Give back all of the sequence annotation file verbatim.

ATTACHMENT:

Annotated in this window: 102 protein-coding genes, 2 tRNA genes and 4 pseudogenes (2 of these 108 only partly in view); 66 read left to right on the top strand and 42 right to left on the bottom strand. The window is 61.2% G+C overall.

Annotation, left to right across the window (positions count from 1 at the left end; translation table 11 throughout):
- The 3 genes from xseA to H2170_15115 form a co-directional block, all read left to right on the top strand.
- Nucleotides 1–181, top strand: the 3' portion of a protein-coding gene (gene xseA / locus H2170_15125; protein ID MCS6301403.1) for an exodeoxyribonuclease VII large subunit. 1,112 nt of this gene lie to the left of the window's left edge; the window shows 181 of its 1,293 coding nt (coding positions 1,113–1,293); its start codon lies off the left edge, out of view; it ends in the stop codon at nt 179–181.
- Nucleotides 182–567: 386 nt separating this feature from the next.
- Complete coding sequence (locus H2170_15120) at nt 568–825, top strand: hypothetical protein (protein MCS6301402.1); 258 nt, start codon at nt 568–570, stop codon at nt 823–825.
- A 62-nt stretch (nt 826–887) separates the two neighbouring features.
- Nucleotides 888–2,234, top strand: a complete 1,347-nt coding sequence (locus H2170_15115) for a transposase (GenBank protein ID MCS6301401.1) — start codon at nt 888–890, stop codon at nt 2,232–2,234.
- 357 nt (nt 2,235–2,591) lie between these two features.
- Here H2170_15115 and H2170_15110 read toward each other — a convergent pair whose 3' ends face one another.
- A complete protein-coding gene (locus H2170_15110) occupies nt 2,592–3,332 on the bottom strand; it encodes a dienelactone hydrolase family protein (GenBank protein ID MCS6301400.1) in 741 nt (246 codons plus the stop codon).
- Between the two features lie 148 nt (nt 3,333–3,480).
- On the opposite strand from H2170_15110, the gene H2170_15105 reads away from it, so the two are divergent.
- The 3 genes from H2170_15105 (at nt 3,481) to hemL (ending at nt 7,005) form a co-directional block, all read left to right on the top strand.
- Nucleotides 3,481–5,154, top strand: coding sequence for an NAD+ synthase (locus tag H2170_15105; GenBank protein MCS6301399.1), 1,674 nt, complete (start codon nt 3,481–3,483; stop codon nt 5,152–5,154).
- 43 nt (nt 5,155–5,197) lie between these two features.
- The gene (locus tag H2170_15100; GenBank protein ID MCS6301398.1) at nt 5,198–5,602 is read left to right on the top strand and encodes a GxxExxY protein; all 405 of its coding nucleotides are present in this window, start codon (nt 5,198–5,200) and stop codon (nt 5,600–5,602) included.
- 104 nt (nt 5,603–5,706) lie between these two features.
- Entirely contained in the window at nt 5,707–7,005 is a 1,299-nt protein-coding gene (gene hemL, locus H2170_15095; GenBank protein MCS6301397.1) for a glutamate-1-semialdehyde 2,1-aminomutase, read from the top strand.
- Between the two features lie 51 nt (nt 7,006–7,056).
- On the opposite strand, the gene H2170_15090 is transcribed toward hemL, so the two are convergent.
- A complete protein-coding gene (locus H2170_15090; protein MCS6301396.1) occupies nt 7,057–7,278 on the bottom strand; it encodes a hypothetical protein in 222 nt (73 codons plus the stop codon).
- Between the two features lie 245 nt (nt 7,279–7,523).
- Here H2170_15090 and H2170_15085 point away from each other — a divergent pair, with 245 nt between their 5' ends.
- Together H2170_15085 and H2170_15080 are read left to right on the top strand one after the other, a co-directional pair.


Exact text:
Annotated in this window: 102 protein-coding genes, 2 tRNA genes and 4 pseudogenes (2 of these 108 only partly in view); 66 read left to right on the top strand and 42 right to left on the bottom strand. The window is 61.2% G+C overall.

Annotation, left to right across the window (positions count from 1 at the left end; translation table 11 throughout):
- The 3 genes from xseA to H2170_15115 form a co-directional block, all read left to right on the top strand.
- Nucleotides 1–181, top strand: the 3' portion of a protein-coding gene (gene xseA / locus H2170_15125; protein ID MCS6301403.1) for an exodeoxyribonuclease VII large subunit. 1,112 nt of this gene lie to the left of the window's left edge; the window shows 181 of its 1,293 coding nt (coding positions 1,113–1,293); its start codon lies off the left edge, out of view; it ends in the stop codon at nt 179–181.
- Nucleotides 182–567: 386 nt separating this feature from the next.
- Complete coding sequence (locus H2170_15120) at nt 568–825, top strand: hypothetical protein (protein MCS6301402.1); 258 nt, start codon at nt 568–570, stop codon at nt 823–825.
- A 62-nt stretch (nt 826–887) separates the two neighbouring features.
- Nucleotides 888–2,234, top strand: a complete 1,347-nt coding sequence (locus H2170_15115) for a transposase (GenBank protein ID MCS6301401.1) — start codon at nt 888–890, stop codon at nt 2,232–2,234.
- 357 nt (nt 2,235–2,591) lie between these two features.
- Here H2170_15115 and H2170_15110 read toward each other — a convergent pair whose 3' ends face one another.
- A complete protein-coding gene (locus H2170_15110) occupies nt 2,592–3,332 on the bottom strand; it encodes a dienelactone hydrolase family protein (GenBank protein ID MCS6301400.1) in 741 nt (246 codons plus the stop codon).
- Between the two features lie 148 nt (nt 3,333–3,480).
- On the opposite strand from H2170_15110, the gene H2170_15105 reads away from it, so the two are divergent.
- The 3 genes from H2170_15105 (at nt 3,481) to hemL (ending at nt 7,005) form a co-directional block, all read left to right on the top strand.
- Nucleotides 3,481–5,154, top strand: coding sequence for an NAD+ synthase (locus tag H2170_15105; GenBank protein MCS6301399.1), 1,674 nt, complete (start codon nt 3,481–3,483; stop codon nt 5,152–5,154).
- 43 nt (nt 5,155–5,197) lie between these two features.
- The gene (locus tag H2170_15100; GenBank protein ID MCS6301398.1) at nt 5,198–5,602 is read left to right on the top strand and encodes a GxxExxY protein; all 405 of its coding nucleotides are present in this window, start codon (nt 5,198–5,200) and stop codon (nt 5,600–5,602) included.
- 104 nt (nt 5,603–5,706) lie between these two features.
- Entirely contained in the window at nt 5,707–7,005 is a 1,299-nt protein-coding gene (gene hemL, locus H2170_15095; GenBank protein MCS6301397.1) for a glutamate-1-semialdehyde 2,1-aminomutase, read from the top strand.
- Between the two features lie 51 nt (nt 7,006–7,056).
- On the opposite strand, the gene H2170_15090 is transcribed toward hemL, so the two are convergent.
- A complete protein-coding gene (locus H2170_15090; protein MCS6301396.1) occupies nt 7,057–7,278 on the bottom strand; it encodes a hypothetical protein in 222 nt (73 codons plus the stop codon).
- Between the two features lie 245 nt (nt 7,279–7,523).
- Here H2170_15090 and H2170_15085 point away from each other — a divergent pair, with 245 nt between their 5' ends.
- Together H2170_15085 and H2170_15080 are read left to right on the top strand one after the other, a co-directional pair.